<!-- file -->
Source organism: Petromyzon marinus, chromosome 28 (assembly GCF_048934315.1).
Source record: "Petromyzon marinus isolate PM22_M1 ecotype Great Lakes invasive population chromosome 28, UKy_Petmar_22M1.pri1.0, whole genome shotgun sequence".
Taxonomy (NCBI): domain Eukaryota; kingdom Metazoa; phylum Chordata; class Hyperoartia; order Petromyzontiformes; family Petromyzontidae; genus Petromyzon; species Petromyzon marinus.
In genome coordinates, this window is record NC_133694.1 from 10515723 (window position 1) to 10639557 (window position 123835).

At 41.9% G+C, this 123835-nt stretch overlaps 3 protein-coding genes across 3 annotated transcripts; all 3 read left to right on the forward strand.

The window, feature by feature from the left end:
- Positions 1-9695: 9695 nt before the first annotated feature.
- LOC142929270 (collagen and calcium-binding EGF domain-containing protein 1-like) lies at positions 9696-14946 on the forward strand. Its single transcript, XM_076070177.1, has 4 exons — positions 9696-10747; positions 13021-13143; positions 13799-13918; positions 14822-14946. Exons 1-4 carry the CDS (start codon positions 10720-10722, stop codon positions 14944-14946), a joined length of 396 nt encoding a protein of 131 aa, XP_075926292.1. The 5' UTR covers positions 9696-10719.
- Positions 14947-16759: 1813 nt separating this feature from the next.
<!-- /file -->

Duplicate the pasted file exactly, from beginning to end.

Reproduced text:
Source organism: Petromyzon marinus, chromosome 28 (assembly GCF_048934315.1).
Source record: "Petromyzon marinus isolate PM22_M1 ecotype Great Lakes invasive population chromosome 28, UKy_Petmar_22M1.pri1.0, whole genome shotgun sequence".
Taxonomy (NCBI): domain Eukaryota; kingdom Metazoa; phylum Chordata; class Hyperoartia; order Petromyzontiformes; family Petromyzontidae; genus Petromyzon; species Petromyzon marinus.
In genome coordinates, this window is record NC_133694.1 from 10515723 (window position 1) to 10639557 (window position 123835).

At 41.9% G+C, this 123835-nt stretch overlaps 3 protein-coding genes across 3 annotated transcripts; all 3 read left to right on the forward strand.

The window, feature by feature from the left end:
- Positions 1-9695: 9695 nt before the first annotated feature.
- LOC142929270 (collagen and calcium-binding EGF domain-containing protein 1-like) lies at positions 9696-14946 on the forward strand. Its single transcript, XM_076070177.1, has 4 exons — positions 9696-10747; positions 13021-13143; positions 13799-13918; positions 14822-14946. Exons 1-4 carry the CDS (start codon positions 10720-10722, stop codon positions 14944-14946), a joined length of 396 nt encoding a protein of 131 aa, XP_075926292.1. The 5' UTR covers positions 9696-10719.
- Positions 14947-16759: 1813 nt separating this feature from the next.